Although some people might find it creepy – Booking is explicitly mentioning they’re tracking users’ activities online.
Margo Burkivska, B2B Marketing Specialist at GetResponse
Promotional email introducing a new line of products.
This email’s so playful.
Underwear is something that people usually hide and don’t want to talk about.
To promote it, you can either be shy about it – hey, I don’t want to disturb you, but in case you’re looking for panties… that’s what we do – or be loud and proud about the products you’re offering.
MeUndies does the latter. With this beautifully animated email, they’re showing how colorful and playful their products are.
This email says – whether you decide to go on a sushi date with a friend, or fly solo, you can have fun with their products.
I love it.
Email campaign introducing a new product
This is a great example of a simple yet informative email promo.
I appreciate the combination of beautiful design and great copy.
After the short introduction, you learn a bit of basic information about the mushroom trio that helps boost the immune system.
Next segment tells you where it’s grown and why it matters.
Then there’s the last segment inviting subscribers to take the quiz to help them with choosing the right product for their needs.
And there’s just one clear call to action – I love these kind of emails.
Irek Klimczak, Content Marketing Expert at GetResponse
26. American Giant
Email campaign inviting subscribers to the retail store
This email informs about the New York pop-up. It’s a great idea to use email marketing to invite subscribers to your brick-and-mortar location.
Let potential customers know that you’re around and that they can come by and try on your products.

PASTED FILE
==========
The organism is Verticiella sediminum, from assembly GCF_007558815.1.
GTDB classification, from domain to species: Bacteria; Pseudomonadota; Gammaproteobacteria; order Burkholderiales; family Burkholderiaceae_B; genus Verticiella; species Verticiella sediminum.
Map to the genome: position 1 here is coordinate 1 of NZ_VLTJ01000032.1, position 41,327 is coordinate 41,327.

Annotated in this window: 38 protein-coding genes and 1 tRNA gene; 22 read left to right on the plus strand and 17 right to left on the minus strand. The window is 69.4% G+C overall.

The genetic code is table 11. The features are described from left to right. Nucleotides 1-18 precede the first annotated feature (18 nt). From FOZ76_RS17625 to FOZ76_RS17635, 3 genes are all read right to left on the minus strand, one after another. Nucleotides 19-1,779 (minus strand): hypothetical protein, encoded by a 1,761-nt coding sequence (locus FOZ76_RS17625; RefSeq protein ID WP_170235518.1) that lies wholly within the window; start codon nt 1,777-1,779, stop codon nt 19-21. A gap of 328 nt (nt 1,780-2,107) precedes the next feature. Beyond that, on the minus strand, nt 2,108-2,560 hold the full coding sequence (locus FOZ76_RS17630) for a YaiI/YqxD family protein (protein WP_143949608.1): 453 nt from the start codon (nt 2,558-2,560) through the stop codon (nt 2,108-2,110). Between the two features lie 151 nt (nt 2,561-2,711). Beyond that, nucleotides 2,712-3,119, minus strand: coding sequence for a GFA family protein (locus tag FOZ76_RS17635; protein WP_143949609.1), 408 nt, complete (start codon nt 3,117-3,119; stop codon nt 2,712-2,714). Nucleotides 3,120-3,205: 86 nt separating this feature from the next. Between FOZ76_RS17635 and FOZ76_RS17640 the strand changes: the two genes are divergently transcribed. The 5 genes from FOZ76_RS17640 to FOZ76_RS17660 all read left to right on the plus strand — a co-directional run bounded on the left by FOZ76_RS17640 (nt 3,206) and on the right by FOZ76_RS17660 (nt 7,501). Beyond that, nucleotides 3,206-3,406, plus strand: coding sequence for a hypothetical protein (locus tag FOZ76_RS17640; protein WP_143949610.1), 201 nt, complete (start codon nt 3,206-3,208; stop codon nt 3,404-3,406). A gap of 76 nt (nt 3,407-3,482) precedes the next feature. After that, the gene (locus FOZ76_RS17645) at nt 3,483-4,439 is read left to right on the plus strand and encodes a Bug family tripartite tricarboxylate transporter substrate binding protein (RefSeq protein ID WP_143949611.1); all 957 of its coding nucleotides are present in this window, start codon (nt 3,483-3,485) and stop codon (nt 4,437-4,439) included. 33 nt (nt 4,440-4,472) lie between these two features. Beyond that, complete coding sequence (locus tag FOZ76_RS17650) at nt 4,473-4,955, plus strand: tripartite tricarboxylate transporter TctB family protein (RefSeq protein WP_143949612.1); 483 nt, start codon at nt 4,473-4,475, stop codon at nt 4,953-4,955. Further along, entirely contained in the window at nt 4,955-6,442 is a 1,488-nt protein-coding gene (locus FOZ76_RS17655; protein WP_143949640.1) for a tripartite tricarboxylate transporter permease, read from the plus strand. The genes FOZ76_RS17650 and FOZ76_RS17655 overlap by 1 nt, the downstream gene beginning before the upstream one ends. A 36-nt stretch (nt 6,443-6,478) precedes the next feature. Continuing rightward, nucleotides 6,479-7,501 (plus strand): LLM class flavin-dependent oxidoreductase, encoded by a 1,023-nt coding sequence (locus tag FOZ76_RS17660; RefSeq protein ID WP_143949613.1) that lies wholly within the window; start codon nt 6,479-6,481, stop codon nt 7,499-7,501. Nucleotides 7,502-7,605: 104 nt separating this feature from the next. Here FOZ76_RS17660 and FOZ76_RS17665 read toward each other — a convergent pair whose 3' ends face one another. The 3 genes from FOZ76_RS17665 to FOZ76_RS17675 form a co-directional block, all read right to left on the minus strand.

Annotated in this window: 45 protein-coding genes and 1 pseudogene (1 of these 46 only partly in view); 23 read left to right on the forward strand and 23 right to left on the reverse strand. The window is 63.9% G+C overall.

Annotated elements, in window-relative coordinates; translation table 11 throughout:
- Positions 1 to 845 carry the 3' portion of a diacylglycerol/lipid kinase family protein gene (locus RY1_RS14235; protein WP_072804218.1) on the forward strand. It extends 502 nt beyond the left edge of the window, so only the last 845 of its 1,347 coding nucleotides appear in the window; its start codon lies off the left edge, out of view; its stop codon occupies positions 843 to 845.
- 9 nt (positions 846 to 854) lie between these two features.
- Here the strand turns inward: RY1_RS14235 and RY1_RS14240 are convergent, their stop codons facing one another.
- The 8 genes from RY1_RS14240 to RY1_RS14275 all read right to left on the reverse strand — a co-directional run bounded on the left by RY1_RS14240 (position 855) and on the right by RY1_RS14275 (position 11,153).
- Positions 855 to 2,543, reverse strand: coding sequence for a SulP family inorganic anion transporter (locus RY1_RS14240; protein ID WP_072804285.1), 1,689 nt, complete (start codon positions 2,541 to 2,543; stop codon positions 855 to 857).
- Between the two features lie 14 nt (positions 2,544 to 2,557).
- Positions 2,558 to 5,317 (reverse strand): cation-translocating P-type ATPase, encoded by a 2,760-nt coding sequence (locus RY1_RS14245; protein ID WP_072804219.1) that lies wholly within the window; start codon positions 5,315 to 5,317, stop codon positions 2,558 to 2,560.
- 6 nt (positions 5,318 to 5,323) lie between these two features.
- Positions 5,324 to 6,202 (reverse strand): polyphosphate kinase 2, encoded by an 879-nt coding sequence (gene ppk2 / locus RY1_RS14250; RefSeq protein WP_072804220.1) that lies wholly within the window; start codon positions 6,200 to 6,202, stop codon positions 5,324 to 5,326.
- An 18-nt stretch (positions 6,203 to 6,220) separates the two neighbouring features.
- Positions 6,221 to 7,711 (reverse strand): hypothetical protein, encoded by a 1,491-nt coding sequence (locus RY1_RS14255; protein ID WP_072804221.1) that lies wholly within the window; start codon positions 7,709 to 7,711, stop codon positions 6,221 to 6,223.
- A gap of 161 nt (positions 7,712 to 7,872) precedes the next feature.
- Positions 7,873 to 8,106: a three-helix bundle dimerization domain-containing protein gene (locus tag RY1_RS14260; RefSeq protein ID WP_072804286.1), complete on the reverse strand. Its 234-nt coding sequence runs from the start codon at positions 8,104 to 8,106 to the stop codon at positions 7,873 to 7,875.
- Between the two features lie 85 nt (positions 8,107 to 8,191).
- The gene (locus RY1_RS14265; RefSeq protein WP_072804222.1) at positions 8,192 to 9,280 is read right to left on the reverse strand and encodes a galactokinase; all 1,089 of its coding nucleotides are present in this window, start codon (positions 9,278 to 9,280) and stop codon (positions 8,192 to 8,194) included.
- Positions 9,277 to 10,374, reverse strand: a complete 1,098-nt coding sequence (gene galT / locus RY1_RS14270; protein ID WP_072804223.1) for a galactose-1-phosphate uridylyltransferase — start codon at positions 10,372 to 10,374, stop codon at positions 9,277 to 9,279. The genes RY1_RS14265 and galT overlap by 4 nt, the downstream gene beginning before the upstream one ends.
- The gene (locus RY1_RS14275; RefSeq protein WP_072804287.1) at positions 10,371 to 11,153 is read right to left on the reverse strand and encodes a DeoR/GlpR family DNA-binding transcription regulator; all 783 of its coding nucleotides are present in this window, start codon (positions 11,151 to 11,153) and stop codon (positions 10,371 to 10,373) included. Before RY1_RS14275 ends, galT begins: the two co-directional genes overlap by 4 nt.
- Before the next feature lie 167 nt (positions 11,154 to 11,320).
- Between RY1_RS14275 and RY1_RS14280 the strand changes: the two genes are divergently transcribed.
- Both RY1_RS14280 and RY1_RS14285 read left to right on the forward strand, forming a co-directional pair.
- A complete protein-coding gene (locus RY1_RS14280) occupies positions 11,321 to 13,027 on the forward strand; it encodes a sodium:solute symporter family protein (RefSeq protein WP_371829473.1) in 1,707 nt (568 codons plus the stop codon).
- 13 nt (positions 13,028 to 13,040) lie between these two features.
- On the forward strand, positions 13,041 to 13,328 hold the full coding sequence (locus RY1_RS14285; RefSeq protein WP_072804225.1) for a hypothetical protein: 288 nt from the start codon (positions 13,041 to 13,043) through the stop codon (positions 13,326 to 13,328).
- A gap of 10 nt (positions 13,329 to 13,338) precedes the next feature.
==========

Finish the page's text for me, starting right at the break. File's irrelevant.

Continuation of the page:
Make the most of both the online and offline experience.
That’s the way to do it.
Irek Klimczak, Content Marketing Expert at GetResponse
Email explaining the ways you can use Trello
Subject line: A free personal habit tracker for you
I love Trello’s emails because they’re so useful, and provide real-life examples of using the solution.
After receiving this email I ended up creating two new Trello boards, so I guess the email reached its goal.
What’s so good about it?
- A clear CTA to a detailed blog post with useful product screenshots and use cases.
- Brand-consistent and fun graphics that match the look of the product.
- Fun copywriting in line with the brand.
- Addresses user persona – Trello is used mainly for project management, and procrastination is a common challenge faced when handling projects.
Marta Kusinska, Email Marketing Manager at GetResponse
28. Aaron Krall
Email announcing a special offer: convert email contacts into customers
Subject line: If you’re under $10 MRR…
This is a surprising email that landed in my inbox, and I think it’s worth noting.
With a great intro, including some personal details of the sender, this email gives you an impression of coming from a friend.
So the main aim is building trust, also by using some numbers and social proof in the body of an email.
After all, you’re to trust Aaron with your money and need to believe that he’s a suitable person to help your Saas business grow.
And get curious enough to ask about his special offer.
Marta Kusinska, Email Marketing Manager at GetResponse
29. Carnival Cruise Line
Promotional email campaign